Lucy is co-chair of the apprenticeship trailblazer group and is currently talking to technical colleges across the country to encourage them to adopt the apprenticeship, along with the mandated level three Diploma in Geospatial Surveying qualification. She explained why there was a need for it and the barriers to it currently being more widely accepted, such as having more colleges to run it, the right course tutors in place, people with the specialist knowledge – and the actual students to learn.
Commented Lucy: “It was a privilege to share what we have learnt with the wider profession and to have a part in raising standards within the geospatial profession. But we really need survey companies support now, to make this a reality. They need to promote the level three and level six apprenticeship within their businesses and encourage anyone who doesn’t have a geospatial qualification to sign up for them.
Get it right!
“The Get it Right Initiative (GIRI), cites 26 areas of construction work where the most errors occur. One is directly related survey engineering – setting out – but there are 10 areas in total where geospatial errors could have an associated impact. This just demonstrates why we need survey companies to put their surveyors on apprenticeships. Having a comprehensive understanding of the impact of geospatial errors in construction as a whole, would be invaluable.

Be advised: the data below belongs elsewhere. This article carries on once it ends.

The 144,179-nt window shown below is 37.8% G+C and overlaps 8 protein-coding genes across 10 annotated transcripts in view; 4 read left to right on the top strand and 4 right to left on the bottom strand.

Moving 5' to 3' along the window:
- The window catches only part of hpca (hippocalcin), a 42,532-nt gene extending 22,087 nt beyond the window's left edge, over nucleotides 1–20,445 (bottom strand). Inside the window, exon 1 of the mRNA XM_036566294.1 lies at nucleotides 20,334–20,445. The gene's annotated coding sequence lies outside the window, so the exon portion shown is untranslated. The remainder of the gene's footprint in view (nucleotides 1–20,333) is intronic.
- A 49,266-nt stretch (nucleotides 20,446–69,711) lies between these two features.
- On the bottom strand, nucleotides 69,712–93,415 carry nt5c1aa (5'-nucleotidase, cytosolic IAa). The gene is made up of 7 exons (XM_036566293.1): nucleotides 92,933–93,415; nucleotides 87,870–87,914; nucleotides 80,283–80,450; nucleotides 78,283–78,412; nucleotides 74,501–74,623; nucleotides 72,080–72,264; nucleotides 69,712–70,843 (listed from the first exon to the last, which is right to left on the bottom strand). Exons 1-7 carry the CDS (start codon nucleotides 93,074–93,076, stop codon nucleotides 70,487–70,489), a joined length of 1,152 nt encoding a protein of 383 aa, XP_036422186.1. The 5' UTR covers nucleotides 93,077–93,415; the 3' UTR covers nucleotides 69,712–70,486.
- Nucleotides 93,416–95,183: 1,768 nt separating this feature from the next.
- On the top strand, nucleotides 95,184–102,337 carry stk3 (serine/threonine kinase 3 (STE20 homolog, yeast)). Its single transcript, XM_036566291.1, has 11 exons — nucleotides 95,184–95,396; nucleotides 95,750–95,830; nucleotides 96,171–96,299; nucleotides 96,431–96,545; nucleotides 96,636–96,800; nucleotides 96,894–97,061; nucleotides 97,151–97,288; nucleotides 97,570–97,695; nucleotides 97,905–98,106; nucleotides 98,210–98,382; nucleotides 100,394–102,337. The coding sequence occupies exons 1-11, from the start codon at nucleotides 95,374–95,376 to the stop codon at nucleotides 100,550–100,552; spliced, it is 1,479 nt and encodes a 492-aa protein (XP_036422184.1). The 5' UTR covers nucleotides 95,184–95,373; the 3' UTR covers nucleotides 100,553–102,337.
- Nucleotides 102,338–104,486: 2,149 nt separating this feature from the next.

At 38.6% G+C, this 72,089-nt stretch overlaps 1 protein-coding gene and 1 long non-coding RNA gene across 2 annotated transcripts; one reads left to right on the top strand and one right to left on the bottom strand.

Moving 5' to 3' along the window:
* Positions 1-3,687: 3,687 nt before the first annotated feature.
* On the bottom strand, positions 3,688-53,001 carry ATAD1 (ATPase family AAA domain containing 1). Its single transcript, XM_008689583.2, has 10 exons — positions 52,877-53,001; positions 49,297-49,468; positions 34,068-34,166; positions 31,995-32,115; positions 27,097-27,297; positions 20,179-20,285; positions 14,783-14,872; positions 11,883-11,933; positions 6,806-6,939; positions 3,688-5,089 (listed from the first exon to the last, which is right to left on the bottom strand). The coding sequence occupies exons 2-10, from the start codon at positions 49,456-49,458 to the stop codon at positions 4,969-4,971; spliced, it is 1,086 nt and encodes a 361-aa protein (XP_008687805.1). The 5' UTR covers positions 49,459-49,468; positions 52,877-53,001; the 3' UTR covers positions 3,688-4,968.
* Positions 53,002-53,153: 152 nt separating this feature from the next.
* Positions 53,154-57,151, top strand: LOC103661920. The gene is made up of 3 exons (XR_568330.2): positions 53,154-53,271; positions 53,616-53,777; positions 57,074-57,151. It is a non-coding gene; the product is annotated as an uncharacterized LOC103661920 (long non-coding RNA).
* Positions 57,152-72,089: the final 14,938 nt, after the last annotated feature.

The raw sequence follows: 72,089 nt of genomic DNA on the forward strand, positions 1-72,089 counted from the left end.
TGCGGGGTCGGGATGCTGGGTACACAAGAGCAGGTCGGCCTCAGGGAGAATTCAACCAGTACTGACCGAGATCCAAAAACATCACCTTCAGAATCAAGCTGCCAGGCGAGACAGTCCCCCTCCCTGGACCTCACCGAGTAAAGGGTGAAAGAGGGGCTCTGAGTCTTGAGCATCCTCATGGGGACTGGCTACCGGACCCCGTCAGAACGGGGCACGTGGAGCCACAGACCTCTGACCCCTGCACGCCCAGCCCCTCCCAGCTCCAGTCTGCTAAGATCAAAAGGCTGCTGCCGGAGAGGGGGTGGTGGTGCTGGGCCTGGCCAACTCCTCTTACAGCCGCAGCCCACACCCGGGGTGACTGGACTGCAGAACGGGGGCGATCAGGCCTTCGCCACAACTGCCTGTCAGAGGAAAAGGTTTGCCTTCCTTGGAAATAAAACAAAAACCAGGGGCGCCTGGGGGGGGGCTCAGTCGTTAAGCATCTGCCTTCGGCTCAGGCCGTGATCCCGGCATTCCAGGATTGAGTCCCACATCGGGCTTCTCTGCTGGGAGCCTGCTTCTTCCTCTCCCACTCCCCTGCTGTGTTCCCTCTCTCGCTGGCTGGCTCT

“We also need our experienced surveyors to share their knowledge of the profession and support the creation of a geospatial career pathway for students, post-16 years, in schools and colleges.”
She added: “As Alison Watson, chief executive at Class of Your Own, explained: when teachers from industry teach their specialism, the resulting knowledge and understanding of students is unparalleled.”
TSA’s annual conference took place at the British Motor Museum in Warwick on Wednesday 8 November and was attended by 150 members of the land surveying profession. Internationally renowned astronaut, Tim Peake was the keynote speaker and other speakers joining Lucy at the lectern included Simon Navin, EDI Chair for CICES and Polly Hopkins and Caitlyn Tonge from Storm Geomatics showcasing a brilliant initiative with Scouts.
For more information on the Level three, Geospatial Survey Technician Apprenticeship and how you can get involved, contact Lucy Powers at firstname.lastname@example.org